But we experience forms of this behaviour every day. At the lowest end it’s annoying and dangerous. At the extreme end it can be deadly.

Have you experienced tailgating on the road and how often? Who do you find are the main offenders and why do you think they are in such a hurry?

M5 tolls should not pay for WestConnex

NO EXTENSION: The NSW Government wants to extend tolling on the M5 to pay for WestConnex (Image: RMS)

NO EXTENSION: The NSW Government wants to extend tolling on the M5 to pay for WestConnex (Image: RMS)

Last week the New South Wales Government suggested the toll on the M5 West be extended by a massive 34 years to help fund another motorway – WestConnex.

Read more: Tolls on western Sydney motorists likely to fund roads in inner west and north (SMH)

Charging motorists who use one motorway to build another would be a major breach of faith for those in South West Sydney who may never even use WestConnex – a 33km motorway that will run from Sydney’s west to the airport.

In October of 2013 the NSW Government stated in a media release: “The NSW and Australian Governments are providing $3.3 billion in funding for the $11-$11.5 billion project, with the remainder to be financed by tolls.”

Read more: http://www.rms.nsw.gov.au/newsevents/news_ministerial/2013/131031-westconnex-delivery-authority.html

The media release contained no mention that the toll concession for the M5 would need to be extended by 34 years in order to fund WestConnex.

The M5 was originally due to revert to public ownership this year, but an extension was granted that saw the toll concession extended to 2026.

Under the new WestConnex funding proposal, that would again be extended until 2060.

The move would be against the fair user-pays philosophy and NRMA President Kyle Loades said decisions such as this cannot be made without the proper consultation.

“What we don’t want to see is major funding decisions which directly affect the affordability of motoring in this state being made behind closed doors, without any form of community consultation,” he said.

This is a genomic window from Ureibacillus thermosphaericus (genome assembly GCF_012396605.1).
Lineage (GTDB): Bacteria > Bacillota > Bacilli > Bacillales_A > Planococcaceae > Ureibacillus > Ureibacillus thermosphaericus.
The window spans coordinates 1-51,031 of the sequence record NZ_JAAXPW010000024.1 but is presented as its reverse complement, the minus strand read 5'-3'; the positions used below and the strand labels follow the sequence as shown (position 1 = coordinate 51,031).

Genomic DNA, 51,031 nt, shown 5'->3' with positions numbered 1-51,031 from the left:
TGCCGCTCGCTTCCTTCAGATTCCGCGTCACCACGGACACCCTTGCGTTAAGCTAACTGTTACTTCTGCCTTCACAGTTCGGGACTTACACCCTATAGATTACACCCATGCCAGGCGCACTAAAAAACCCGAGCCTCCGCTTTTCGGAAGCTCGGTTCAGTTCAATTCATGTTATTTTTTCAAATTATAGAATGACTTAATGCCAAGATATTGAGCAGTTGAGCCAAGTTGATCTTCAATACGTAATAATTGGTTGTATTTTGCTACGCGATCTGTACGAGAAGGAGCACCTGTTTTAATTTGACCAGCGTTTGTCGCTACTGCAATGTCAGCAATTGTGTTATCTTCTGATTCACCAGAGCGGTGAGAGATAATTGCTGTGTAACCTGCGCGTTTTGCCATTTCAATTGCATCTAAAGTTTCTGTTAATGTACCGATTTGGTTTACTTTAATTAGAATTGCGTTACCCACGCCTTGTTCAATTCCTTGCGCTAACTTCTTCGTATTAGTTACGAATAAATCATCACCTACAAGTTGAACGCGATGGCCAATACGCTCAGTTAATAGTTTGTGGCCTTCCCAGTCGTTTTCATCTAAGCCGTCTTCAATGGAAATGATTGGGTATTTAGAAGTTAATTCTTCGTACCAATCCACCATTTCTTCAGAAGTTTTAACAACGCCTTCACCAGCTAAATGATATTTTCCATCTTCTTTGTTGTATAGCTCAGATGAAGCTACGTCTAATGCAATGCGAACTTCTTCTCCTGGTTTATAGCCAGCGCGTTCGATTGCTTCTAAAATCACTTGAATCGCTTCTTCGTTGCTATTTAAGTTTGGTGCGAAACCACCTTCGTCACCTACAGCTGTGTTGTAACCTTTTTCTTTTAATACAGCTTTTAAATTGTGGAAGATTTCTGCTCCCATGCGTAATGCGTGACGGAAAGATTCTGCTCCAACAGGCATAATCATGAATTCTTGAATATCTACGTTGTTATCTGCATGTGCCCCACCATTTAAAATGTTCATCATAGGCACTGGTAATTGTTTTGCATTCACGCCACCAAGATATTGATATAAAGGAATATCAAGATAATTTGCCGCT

“The NRMA is deeply concerned that the decision to consider extending the concession period on the M5 has been made without due consideration of the long term implications that extending the tolling period would have on motorists.”

Mr Loades said he was concerned the extension would further add to the cost of motoring for many drivers in New South Wales and hit the hip pocket of M5 users who regularly have to suffer car-park like conditions on the road.

“Motorists are already heavily taxed through the fuel excise, registration and tolling and shouldn’t pay a cent more to drive on Sydney motorways – many of which are congested during peak hours.”

Do you agree that a toll should apply only to the road you are using? 

SPEAK OUT: The National Road & Motorists’ Association (NRMA) invites you to red flag the section of road that frustrates you most. Click here to let us know.

How to avoid the 5 most common crashes

Avoiding common crashes

DRIVE TO SURVIVE: In NSW, around 90% of road crashes are caused by just five types of situation.

In NSW, around 90% of road crashes are caused by just five types of situation. NRMA’s corporate driver-training program, DriveSafePro, explains how to reduce that risk.

Keeping the right amount of stopping space between vehicles is the best preventative.

  • There are 9,000 serious rear-end crashes per year in NSW*
  • They account for 33% of all crashes for P-plate drivers and 40% for drivers with more than five years experience.

Reduce the risk:

  • Aim for a three-second following distance from the vehicle in front.
  • Leave more space in poor conditions.
  • Leave at least half a car length from the one in front of you when stopped.

Safety tip: To estimate a three-second gap, count “One – 1000, two – 2000, three – 3000” when you see the vehicle in front pass an object like a tree or telephone pole. If you pass the object before you finish counting, you are too close.

Thinking ahead and being ready with the brakes can avoid this situation.